For us, the result of a Spike story is usually a well-written and pointed User Story or a series of User Stories.  Once the Spike has been placed in an iteration, we attack it just like any other Story.

While there are valid times and places to use Spikes, be careful.  Using a Spike inappropriately can hinder your team’s ability to work on the right tasks at the right time.

I have observed that new and immature adopters to Agile will sometimes create an excessive number of Spike stories.  Resist this temptation and embrace the agility that the methodology provides.   If your team needs everything lined up before they commit, then invest in some coaching and help them along.  A zealous and active Product Owner that grooms the backlog can greatly reduce the number of Spike Stories.

 

Here’s a list of when NOT to use a Spike:

  • to clarify minor details
  • as a crutch because there is still some ambiguity in how you will do the work
  • for something you could figure out with a couple of quick discussions and a white board

 

Good luck!

 

 


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Thursday, February 12, 2015

Hotel Revenue Management Optimization - 4

Effectively Implementing Revenue Management Optimization For Hotels Continued

The art and science of hotel revenue management optimization is centered around hoteliers gaining the ability to correctly forecast future room rates in any given time period and market segment. We have seen how categorizing a hotel’s customer base into various market segments, examining historical rate history, and looking into future bookings all are crucial elements in the revenue management formula. However, the results would be of diminished value without taking into account a few more factors.

 

Monitoring The Competition

Keeping track of the prices that your hotel’s competition set is selling their rooms for, is another necessary piece of the revenue management puzzle. Without this valuable information a hotel property could never have the opportunity to stand apart, price wise, from its crowded field of competitors. This is critical in the process of not only attaining new customers, but also satisfying past hotel guests to entice them to return and book again. Successful revenue management optimization requires constant awareness of where and how a hotel property fits into its set of surrounding competition.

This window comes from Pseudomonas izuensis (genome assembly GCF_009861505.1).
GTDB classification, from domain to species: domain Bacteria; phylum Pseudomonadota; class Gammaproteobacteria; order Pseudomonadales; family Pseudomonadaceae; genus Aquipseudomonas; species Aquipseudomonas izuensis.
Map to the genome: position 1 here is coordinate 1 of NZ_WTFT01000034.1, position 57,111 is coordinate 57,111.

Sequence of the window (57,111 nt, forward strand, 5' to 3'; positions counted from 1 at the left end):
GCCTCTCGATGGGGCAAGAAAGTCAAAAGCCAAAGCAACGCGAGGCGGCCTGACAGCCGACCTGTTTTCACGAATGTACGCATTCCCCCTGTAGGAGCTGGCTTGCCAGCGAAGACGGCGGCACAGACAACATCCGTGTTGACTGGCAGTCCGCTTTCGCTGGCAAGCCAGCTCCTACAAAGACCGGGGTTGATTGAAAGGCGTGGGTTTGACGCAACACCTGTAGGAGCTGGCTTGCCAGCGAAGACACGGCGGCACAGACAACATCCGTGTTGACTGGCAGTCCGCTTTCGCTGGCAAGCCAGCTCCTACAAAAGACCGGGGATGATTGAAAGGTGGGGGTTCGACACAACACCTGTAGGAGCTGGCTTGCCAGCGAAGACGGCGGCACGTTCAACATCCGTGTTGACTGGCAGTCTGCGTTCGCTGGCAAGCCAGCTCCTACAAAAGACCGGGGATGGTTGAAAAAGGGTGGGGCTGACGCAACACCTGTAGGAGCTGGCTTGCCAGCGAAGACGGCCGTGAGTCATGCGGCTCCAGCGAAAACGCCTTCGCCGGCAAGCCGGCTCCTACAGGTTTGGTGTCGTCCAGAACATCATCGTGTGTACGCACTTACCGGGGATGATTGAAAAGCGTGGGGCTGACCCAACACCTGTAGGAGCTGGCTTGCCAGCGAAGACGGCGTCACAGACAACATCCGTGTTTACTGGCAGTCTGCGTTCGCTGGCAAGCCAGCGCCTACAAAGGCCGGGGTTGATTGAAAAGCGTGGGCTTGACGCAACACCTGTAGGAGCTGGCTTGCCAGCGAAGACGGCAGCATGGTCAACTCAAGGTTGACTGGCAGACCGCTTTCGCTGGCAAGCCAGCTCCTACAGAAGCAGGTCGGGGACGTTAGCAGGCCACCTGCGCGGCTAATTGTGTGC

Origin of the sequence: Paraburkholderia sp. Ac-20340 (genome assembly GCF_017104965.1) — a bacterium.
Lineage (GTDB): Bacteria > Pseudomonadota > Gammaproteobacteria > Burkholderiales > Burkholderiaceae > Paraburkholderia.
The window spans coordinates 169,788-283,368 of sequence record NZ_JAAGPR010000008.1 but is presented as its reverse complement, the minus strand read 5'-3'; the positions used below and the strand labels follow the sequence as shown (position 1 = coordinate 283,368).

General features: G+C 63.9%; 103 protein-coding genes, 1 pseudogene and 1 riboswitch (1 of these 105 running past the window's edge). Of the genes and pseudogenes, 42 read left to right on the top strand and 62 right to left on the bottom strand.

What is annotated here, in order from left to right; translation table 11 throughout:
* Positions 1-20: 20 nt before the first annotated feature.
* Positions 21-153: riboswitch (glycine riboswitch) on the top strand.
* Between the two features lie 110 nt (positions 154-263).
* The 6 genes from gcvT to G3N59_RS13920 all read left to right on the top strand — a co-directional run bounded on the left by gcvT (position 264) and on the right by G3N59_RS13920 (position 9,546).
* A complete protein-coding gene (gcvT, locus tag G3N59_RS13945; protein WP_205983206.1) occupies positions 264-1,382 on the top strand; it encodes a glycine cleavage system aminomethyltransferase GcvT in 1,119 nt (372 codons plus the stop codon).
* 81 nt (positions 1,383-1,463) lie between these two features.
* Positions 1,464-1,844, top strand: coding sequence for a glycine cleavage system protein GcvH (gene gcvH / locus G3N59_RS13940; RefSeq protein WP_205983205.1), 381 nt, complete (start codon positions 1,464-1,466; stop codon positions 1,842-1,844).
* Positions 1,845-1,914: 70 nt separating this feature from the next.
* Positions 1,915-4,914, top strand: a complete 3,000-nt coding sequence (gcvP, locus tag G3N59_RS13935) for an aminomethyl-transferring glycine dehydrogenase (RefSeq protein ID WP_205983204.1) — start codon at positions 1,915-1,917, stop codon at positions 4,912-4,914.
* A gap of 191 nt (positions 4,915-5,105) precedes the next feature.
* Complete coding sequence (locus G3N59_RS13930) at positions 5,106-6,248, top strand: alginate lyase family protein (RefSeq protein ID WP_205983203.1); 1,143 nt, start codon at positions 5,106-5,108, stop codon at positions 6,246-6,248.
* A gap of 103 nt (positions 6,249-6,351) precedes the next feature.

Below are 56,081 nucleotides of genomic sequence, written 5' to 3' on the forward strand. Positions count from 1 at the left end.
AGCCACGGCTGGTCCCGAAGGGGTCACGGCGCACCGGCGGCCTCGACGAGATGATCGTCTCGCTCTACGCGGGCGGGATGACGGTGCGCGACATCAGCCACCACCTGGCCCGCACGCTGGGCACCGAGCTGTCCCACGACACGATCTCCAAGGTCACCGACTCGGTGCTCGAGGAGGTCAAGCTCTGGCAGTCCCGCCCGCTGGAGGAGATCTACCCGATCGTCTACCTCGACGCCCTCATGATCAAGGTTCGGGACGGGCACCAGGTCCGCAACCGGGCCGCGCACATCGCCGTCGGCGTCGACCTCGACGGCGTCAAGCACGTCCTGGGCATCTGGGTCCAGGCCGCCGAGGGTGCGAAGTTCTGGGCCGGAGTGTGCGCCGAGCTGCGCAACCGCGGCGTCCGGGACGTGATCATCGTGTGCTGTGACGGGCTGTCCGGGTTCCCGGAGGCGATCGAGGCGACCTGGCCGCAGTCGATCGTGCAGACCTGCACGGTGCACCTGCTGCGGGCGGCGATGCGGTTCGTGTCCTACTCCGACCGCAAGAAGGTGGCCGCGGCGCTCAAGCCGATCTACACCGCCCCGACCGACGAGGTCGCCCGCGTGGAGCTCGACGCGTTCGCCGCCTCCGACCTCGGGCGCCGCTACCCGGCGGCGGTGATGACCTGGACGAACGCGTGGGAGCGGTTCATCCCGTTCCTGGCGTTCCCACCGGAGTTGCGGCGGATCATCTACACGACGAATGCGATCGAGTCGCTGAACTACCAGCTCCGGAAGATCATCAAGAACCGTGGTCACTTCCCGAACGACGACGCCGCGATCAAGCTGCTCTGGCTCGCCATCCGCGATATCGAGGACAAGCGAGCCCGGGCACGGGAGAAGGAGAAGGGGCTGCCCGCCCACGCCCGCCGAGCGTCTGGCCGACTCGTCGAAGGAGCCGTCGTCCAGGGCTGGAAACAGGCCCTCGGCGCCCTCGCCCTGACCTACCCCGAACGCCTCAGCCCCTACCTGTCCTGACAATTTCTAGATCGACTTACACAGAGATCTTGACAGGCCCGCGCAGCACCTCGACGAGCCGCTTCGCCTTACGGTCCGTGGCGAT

Managing Sales Channels

It is absolutely imperative for hotel properties to offer rooms across the online channels where their market segments are most likely to be shopping for hotels. Hotels should strive to have their properties and attendant rates showcased on as many distribution outlets as possible. Any channel a property is absent from will lose those potential customers. But there are associated costs involved, as high as 30 percent or more on some online distribution outlets. Therefore the online channel choices are a balancing act between the increased exposure for a hotel property and the bottom line revenues gained from each sale a particular outlet makes.

Despite the decreased revenue a hotel receives from each sale made by outside distribution channels, it has become a known fact that a robust online travel agency presence leads to increased direct bookings. Being listed on as many sales channels as possible greatly raises a hotel’s exposure level, almost like being displayed loudly on a billboard. It is unquestionably essential for hotels to not only monitor their competition’s prices, but their own rates across the entire distribution network.

Tracking so much data is another point where a comprehensive hotel revenue management software system is key. Technology solutions are the most effective means of managing any hotel property’s revenue flow, leading to the achievement of the highest gains. Software designed to automate the complex hotel revenue management equation can not only streamline the entire process, but analyze results to produce even greater returns for hoteliers in the future.